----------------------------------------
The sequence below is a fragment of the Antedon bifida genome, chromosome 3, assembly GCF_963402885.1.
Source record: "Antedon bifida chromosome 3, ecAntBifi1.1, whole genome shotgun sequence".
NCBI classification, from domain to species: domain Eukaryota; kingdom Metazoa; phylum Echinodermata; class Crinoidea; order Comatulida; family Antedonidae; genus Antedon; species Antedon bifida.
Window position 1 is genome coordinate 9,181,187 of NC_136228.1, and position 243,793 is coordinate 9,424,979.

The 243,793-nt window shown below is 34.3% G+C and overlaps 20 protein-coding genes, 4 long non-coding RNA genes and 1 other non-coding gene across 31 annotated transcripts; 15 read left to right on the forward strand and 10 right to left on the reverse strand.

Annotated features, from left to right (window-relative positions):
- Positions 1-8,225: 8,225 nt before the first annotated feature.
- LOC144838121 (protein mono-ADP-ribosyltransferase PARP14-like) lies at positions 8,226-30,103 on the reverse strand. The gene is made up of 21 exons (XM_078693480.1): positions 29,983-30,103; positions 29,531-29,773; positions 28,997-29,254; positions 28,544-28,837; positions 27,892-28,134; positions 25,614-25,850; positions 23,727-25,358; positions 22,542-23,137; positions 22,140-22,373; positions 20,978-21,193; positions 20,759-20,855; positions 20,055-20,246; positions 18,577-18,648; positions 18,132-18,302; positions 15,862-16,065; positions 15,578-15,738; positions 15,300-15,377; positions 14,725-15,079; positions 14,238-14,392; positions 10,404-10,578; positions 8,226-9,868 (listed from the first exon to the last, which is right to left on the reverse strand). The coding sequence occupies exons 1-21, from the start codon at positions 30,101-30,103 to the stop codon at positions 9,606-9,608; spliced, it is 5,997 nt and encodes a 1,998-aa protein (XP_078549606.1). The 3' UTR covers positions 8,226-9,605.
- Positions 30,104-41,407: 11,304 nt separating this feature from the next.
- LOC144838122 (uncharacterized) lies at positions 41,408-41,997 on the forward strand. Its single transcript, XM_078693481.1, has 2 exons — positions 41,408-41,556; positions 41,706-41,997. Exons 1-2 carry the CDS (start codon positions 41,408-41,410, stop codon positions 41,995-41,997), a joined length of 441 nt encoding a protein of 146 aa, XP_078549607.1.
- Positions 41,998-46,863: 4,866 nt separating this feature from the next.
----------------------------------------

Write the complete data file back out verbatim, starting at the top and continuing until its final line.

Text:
The sequence below is a fragment of the Antedon bifida genome, chromosome 3, assembly GCF_963402885.1.
Source record: "Antedon bifida chromosome 3, ecAntBifi1.1, whole genome shotgun sequence".
NCBI classification, from domain to species: domain Eukaryota; kingdom Metazoa; phylum Echinodermata; class Crinoidea; order Comatulida; family Antedonidae; genus Antedon; species Antedon bifida.
Window position 1 is genome coordinate 9,181,187 of NC_136228.1, and position 243,793 is coordinate 9,424,979.

The 243,793-nt window shown below is 34.3% G+C and overlaps 20 protein-coding genes, 4 long non-coding RNA genes and 1 other non-coding gene across 31 annotated transcripts; 15 read left to right on the forward strand and 10 right to left on the reverse strand.

Annotated features, from left to right (window-relative positions):
- Positions 1-8,225: 8,225 nt before the first annotated feature.
- LOC144838121 (protein mono-ADP-ribosyltransferase PARP14-like) lies at positions 8,226-30,103 on the reverse strand. The gene is made up of 21 exons (XM_078693480.1): positions 29,983-30,103; positions 29,531-29,773; positions 28,997-29,254; positions 28,544-28,837; positions 27,892-28,134; positions 25,614-25,850; positions 23,727-25,358; positions 22,542-23,137; positions 22,140-22,373; positions 20,978-21,193; positions 20,759-20,855; positions 20,055-20,246; positions 18,577-18,648; positions 18,132-18,302; positions 15,862-16,065; positions 15,578-15,738; positions 15,300-15,377; positions 14,725-15,079; positions 14,238-14,392; positions 10,404-10,578; positions 8,226-9,868 (listed from the first exon to the last, which is right to left on the reverse strand). The coding sequence occupies exons 1-21, from the start codon at positions 30,101-30,103 to the stop codon at positions 9,606-9,608; spliced, it is 5,997 nt and encodes a 1,998-aa protein (XP_078549606.1). The 3' UTR covers positions 8,226-9,605.
- Positions 30,104-41,407: 11,304 nt separating this feature from the next.
- LOC144838122 (uncharacterized) lies at positions 41,408-41,997 on the forward strand. Its single transcript, XM_078693481.1, has 2 exons — positions 41,408-41,556; positions 41,706-41,997. Exons 1-2 carry the CDS (start codon positions 41,408-41,410, stop codon positions 41,995-41,997), a joined length of 441 nt encoding a protein of 146 aa, XP_078549607.1.
- Positions 41,998-46,863: 4,866 nt separating this feature from the next.